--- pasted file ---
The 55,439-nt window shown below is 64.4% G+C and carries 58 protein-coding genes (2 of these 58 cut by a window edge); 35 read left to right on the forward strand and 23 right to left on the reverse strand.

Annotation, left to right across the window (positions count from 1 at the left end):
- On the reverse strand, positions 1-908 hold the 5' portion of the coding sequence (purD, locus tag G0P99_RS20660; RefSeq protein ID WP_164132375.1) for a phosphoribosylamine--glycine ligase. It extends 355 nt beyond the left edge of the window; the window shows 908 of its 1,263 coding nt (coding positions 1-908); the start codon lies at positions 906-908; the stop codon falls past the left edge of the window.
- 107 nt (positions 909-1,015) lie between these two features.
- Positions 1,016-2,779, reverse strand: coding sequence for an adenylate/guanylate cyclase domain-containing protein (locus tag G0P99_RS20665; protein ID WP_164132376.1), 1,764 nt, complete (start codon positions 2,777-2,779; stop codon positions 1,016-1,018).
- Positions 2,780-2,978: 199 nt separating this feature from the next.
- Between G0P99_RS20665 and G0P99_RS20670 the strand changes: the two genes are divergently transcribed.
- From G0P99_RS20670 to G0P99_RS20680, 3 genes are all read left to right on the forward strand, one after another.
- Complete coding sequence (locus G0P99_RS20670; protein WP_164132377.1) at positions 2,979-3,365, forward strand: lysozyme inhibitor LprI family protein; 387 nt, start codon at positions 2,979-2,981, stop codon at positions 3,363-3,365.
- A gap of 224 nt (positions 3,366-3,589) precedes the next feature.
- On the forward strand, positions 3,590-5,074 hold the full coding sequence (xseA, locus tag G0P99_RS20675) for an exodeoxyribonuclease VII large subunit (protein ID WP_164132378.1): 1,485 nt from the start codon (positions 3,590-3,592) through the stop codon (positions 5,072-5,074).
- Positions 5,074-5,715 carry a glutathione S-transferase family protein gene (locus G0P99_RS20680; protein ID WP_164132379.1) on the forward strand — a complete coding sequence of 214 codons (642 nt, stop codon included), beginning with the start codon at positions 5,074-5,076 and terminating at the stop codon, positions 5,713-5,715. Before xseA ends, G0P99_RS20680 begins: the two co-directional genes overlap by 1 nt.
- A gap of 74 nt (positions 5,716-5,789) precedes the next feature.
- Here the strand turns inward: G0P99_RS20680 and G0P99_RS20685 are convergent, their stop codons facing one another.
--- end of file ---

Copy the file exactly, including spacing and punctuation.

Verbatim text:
The 55,439-nt window shown below is 64.4% G+C and carries 58 protein-coding genes (2 of these 58 cut by a window edge); 35 read left to right on the forward strand and 23 right to left on the reverse strand.

Annotation, left to right across the window (positions count from 1 at the left end):
- On the reverse strand, positions 1-908 hold the 5' portion of the coding sequence (purD, locus tag G0P99_RS20660; RefSeq protein ID WP_164132375.1) for a phosphoribosylamine--glycine ligase. It extends 355 nt beyond the left edge of the window; the window shows 908 of its 1,263 coding nt (coding positions 1-908); the start codon lies at positions 906-908; the stop codon falls past the left edge of the window.
- 107 nt (positions 909-1,015) lie between these two features.
- Positions 1,016-2,779, reverse strand: coding sequence for an adenylate/guanylate cyclase domain-containing protein (locus tag G0P99_RS20665; protein ID WP_164132376.1), 1,764 nt, complete (start codon positions 2,777-2,779; stop codon positions 1,016-1,018).
- Positions 2,780-2,978: 199 nt separating this feature from the next.
- Between G0P99_RS20665 and G0P99_RS20670 the strand changes: the two genes are divergently transcribed.
- From G0P99_RS20670 to G0P99_RS20680, 3 genes are all read left to right on the forward strand, one after another.
- Complete coding sequence (locus G0P99_RS20670; protein WP_164132377.1) at positions 2,979-3,365, forward strand: lysozyme inhibitor LprI family protein; 387 nt, start codon at positions 2,979-2,981, stop codon at positions 3,363-3,365.
- A gap of 224 nt (positions 3,366-3,589) precedes the next feature.
- On the forward strand, positions 3,590-5,074 hold the full coding sequence (xseA, locus tag G0P99_RS20675) for an exodeoxyribonuclease VII large subunit (protein ID WP_164132378.1): 1,485 nt from the start codon (positions 3,590-3,592) through the stop codon (positions 5,072-5,074).
- Positions 5,074-5,715 carry a glutathione S-transferase family protein gene (locus G0P99_RS20680; protein ID WP_164132379.1) on the forward strand — a complete coding sequence of 214 codons (642 nt, stop codon included), beginning with the start codon at positions 5,074-5,076 and terminating at the stop codon, positions 5,713-5,715. Before xseA ends, G0P99_RS20680 begins: the two co-directional genes overlap by 1 nt.
- A gap of 74 nt (positions 5,716-5,789) precedes the next feature.
- Here the strand turns inward: G0P99_RS20680 and G0P99_RS20685 are convergent, their stop codons facing one another.